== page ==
Make the most of the Spotlight menu

The easiest way to access OS X's powerful Spotlight search technology is using the systemwide Spotlight menu. But chances are you aren’t getting as much out of this menu as you could be. In this video, Dan Frakes show you a few tricks for making the most of the Spotlight menu.

Transcript

Apple’s Spotlight search technology is everywhere in OS X, but the easiest and quickest way to use it is the systemwide Spotlight menu: the little magnifying-glass icon at the far right end of your menu bar. Click this icon, and you can instantly search for many kinds of files and data on your hard—even applications; just select a result to open it.

But chances are you aren’t getting as much out of this menu as you could be. In this video, I’m going to show you a few tricks for making the Spotlight menu more useful.

Tweak your Spotlight settings: Before I get to the menu itself, let’s take a trip to the Spotlight pane of System Preferences. First, click the Privacy tab. If there are particular volumes or folders you never want Spotlight to search, drag them into the list here. Items contained in these folders and volumes will never appear in your Spotlight-menu search results.

Click the Search Results tab, and you can choose which kinds of items appear in Spotlight-menu search results. Uncheck any item you want to omit. For example, I personally never search for email messages using the Spotlight menu, so I’ve unchecked Messages & Chats.

You can also choose the order in which items appear in Spotlight-menu search results by dragging categories up or down the list. I’ve got Documents, PDF Documents, and Folders at the top of my list, because those are the items I search for most often.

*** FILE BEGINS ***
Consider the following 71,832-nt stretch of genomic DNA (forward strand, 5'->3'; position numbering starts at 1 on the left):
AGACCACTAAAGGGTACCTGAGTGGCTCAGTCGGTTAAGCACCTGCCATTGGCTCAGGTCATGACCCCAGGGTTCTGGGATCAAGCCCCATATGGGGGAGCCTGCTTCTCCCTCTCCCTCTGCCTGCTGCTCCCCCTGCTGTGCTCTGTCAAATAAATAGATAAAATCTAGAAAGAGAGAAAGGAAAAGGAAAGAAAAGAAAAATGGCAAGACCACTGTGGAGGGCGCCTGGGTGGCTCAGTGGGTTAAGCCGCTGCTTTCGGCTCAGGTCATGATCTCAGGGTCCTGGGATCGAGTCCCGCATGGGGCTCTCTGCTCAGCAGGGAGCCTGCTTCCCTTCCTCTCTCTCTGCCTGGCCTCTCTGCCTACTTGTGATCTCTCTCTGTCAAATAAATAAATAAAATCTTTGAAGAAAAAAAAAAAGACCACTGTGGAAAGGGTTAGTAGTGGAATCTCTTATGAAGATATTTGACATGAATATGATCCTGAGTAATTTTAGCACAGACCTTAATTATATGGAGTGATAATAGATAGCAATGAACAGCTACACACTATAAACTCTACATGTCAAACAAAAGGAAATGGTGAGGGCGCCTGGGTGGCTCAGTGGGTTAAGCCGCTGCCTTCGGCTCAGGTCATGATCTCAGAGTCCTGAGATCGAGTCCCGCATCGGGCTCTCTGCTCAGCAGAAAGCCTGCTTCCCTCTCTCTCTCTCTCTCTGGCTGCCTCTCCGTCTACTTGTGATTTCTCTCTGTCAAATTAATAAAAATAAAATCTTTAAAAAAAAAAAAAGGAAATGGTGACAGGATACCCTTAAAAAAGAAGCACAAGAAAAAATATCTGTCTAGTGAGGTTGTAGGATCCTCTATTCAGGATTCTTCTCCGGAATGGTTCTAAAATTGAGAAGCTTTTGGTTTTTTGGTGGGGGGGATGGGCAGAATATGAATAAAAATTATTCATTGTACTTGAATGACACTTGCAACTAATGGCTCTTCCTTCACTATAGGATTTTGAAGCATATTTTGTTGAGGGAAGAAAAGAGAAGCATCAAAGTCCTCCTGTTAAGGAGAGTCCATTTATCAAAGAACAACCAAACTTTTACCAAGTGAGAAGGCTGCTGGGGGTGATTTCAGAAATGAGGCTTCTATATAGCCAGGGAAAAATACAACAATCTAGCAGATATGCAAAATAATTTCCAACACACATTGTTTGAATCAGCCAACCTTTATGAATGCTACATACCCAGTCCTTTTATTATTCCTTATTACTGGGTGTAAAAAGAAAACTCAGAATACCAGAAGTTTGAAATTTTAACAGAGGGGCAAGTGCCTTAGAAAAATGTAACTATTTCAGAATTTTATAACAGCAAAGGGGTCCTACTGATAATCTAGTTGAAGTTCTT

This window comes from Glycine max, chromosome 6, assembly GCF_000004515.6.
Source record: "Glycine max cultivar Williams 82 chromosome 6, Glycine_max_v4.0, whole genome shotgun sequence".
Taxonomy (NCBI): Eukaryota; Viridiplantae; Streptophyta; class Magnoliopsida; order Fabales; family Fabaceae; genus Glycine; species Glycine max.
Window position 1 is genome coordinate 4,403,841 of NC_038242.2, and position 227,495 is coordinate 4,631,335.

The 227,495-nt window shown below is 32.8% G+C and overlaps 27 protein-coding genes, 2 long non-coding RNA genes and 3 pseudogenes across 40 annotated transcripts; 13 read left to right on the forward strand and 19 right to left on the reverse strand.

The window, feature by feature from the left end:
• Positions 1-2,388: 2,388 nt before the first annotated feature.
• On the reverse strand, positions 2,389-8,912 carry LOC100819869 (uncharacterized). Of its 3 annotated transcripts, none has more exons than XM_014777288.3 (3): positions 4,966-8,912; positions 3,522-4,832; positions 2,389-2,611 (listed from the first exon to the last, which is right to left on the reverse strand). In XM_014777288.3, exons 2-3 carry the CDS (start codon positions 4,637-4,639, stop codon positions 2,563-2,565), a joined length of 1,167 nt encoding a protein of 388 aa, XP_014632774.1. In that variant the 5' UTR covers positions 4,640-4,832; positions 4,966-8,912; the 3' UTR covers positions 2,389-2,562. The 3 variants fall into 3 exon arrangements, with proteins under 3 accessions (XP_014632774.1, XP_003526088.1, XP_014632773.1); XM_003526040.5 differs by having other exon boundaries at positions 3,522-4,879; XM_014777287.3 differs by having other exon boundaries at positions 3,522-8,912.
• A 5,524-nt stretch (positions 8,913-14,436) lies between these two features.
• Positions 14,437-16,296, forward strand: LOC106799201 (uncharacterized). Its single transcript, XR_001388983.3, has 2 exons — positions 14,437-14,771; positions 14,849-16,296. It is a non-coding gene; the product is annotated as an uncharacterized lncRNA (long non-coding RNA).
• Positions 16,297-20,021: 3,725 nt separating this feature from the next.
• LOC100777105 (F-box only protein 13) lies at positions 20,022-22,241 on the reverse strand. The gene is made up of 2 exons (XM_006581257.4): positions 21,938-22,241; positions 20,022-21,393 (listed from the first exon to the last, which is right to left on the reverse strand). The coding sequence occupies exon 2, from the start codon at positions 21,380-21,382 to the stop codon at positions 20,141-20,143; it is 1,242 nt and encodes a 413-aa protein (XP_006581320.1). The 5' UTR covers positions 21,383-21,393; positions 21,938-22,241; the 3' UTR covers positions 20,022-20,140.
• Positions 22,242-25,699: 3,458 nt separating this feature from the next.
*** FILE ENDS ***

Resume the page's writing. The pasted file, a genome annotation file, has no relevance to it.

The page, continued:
At the bottom of the window, you can also choose your keyboard shortcut for activating the Spotlight menu. Pressing this shortcut, no matter what you’re doing in which app, displays the Spotlight search field, ready for you to type your query.

Refine your searches: While simply typing a word or two—or even just part of a word—will often be enough for Spotlight to find what you’re looking for, sometimes it will find so many matching items that the menu can’t display them all (or displays too few of the particular type of file you’re looking for). The solution is to use better queries.

If you’re searching for a phrase, the easiest tweak is to enclose your search in quotation marks. This forces Spotlight to look for that exact phrase, rather than for the individual words it contains.

A bit more advanced are Spotlight options for designating the type of thing you’re searching for. You do this using keywords. For example, if I’m looking for a folder with the word test in its name, I can add kind:folder (with no spaces) after test to restrict the search to folders. Other kinds include contact, email, image, movie, music, and pdf. (By limiting the kind of item displayed in results, the menu can also show you many more results of that kind of item.)

Similarly, Spotlight indexes the name, contents, and metadata of all your documents, so you’ll find that a document search for the word test produces a slew of documents with test anywhere in its contents or metadata. But type kind:document name:test and your results include only those documents with test in the actual file name. Spotlight even knows the dimensions of images: kind:image width:580 height:388 shows you images that are 580 pixels wide by 388 pixels tall.

Other possible keywords include author (for an item’s author metadata), label (for the name of an item’s Finder label), date (for the item’s creation or modification date), and modified (for the item’s modification date).

You can also use boolean operators (OR or NOT) with keyword criteria: date:today NOT app shows you all items created, modified, or opened today, but omits applications.

Similarly, you can omit particular words from your results by adding the minus sign (-) to the beginning of each. For example, kind:pdf name:sports -authority searches for PDF documents with sports in the name, but omits results that contain authority, thus ignoring your online receipts from Sports Authority when you’re looking for your daughter’s sports-camp schedule.